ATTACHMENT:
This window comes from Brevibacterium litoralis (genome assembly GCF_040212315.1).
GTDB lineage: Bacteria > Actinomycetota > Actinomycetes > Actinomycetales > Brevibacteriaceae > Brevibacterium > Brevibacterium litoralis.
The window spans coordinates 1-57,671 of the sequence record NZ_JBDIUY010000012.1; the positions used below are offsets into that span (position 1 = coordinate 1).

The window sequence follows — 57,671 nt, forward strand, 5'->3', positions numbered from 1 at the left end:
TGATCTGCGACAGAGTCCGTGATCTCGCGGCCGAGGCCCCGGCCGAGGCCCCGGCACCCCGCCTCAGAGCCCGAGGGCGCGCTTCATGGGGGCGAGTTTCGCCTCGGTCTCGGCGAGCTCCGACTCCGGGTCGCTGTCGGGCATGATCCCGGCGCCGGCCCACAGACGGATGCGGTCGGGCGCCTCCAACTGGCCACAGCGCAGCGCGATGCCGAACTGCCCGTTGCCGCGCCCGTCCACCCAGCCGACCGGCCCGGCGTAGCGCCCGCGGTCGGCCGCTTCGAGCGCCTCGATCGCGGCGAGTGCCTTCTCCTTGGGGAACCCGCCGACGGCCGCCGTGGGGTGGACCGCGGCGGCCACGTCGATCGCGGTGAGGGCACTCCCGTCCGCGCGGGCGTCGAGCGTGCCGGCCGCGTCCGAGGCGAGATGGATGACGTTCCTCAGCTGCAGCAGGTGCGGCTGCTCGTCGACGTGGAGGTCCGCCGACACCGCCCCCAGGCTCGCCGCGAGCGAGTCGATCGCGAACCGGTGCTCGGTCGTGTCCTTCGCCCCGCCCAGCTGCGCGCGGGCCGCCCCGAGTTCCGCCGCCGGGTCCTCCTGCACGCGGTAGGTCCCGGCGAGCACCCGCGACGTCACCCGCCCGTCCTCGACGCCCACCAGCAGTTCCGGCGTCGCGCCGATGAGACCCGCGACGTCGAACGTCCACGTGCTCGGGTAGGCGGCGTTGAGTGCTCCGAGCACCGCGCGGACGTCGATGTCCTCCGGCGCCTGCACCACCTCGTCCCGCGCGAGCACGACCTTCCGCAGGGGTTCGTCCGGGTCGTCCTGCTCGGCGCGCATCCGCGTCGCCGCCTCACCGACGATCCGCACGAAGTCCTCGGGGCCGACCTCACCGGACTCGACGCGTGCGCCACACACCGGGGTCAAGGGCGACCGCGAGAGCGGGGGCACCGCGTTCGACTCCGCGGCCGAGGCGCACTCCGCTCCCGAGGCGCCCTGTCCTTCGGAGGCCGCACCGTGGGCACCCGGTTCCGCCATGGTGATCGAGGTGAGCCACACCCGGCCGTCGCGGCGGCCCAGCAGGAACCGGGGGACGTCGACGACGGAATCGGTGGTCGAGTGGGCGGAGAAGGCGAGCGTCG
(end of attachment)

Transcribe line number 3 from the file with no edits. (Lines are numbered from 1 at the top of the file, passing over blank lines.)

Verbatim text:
The window spans coordinates 1-57,671 of the sequence record NZ_JBDIUY010000012.1; the positions used below are offsets into that span (position 1 = coordinate 1).